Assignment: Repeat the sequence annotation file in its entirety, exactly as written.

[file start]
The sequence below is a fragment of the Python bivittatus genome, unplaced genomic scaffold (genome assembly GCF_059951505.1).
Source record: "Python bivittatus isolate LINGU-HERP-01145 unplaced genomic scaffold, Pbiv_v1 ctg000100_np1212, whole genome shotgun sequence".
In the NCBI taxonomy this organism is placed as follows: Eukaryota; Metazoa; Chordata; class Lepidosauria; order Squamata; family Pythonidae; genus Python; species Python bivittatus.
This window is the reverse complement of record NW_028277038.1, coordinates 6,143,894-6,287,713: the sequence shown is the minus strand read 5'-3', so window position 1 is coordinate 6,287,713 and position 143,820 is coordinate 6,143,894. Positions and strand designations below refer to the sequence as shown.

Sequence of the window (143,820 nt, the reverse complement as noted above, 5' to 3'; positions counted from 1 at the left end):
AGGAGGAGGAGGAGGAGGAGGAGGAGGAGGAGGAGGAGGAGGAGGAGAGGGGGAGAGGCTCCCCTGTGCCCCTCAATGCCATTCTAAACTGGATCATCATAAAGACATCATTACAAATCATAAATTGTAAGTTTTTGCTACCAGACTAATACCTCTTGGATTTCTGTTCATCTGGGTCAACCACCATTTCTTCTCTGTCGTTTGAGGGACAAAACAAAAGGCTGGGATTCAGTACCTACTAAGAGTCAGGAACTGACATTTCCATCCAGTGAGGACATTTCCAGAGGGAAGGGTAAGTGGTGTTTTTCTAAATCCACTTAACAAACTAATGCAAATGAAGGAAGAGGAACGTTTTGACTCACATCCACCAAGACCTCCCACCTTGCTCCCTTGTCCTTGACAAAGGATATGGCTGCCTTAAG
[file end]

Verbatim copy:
The sequence below is a fragment of the Python bivittatus genome, unplaced genomic scaffold (genome assembly GCF_059951505.1).
Source record: "Python bivittatus isolate LINGU-HERP-01145 unplaced genomic scaffold, Pbiv_v1 ctg000100_np1212, whole genome shotgun sequence".
In the NCBI taxonomy this organism is placed as follows: Eukaryota; Metazoa; Chordata; class Lepidosauria; order Squamata; family Pythonidae; genus Python; species Python bivittatus.
This window is the reverse complement of record NW_028277038.1, coordinates 6,143,894-6,287,713: the sequence shown is the minus strand read 5'-3', so window position 1 is coordinate 6,287,713 and position 143,820 is coordinate 6,143,894. Positions and strand designations below refer to the sequence as shown.

Sequence of the window (143,820 nt, the reverse complement as noted above, 5' to 3'; positions counted from 1 at the left end):
AGGAGGAGGAGGAGGAGGAGGAGGAGGAGGAGGAGGAGGAGGAGGAGAGGGGGAGAGGCTCCCCTGTGCCCCTCAATGCCATTCTAAACTGGATCATCATAAAGACATCATTACAAATCATAAATTGTAAGTTTTTGCTACCAGACTAATACCTCTTGGATTTCTGTTCATCTGGGTCAACCACCATTTCTTCTCTGTCGTTTGAGGGACAAAACAAAAGGCTGGGATTCAGTACCTACTAAGAGTCAGGAACTGACATTTCCATCCAGTGAGGACATTTCCAGAGGGAAGGGTAAGTGGTGTTTTTCTAAATCCACTTAACAAACTAATGCAAATGAAGGAAGAGGAACGTTTTGACTCACATCCACCAAGACCTCCCACCTTGCTCCCTTGTCCTTGACAAAGGATATGGCTGCCTTAAG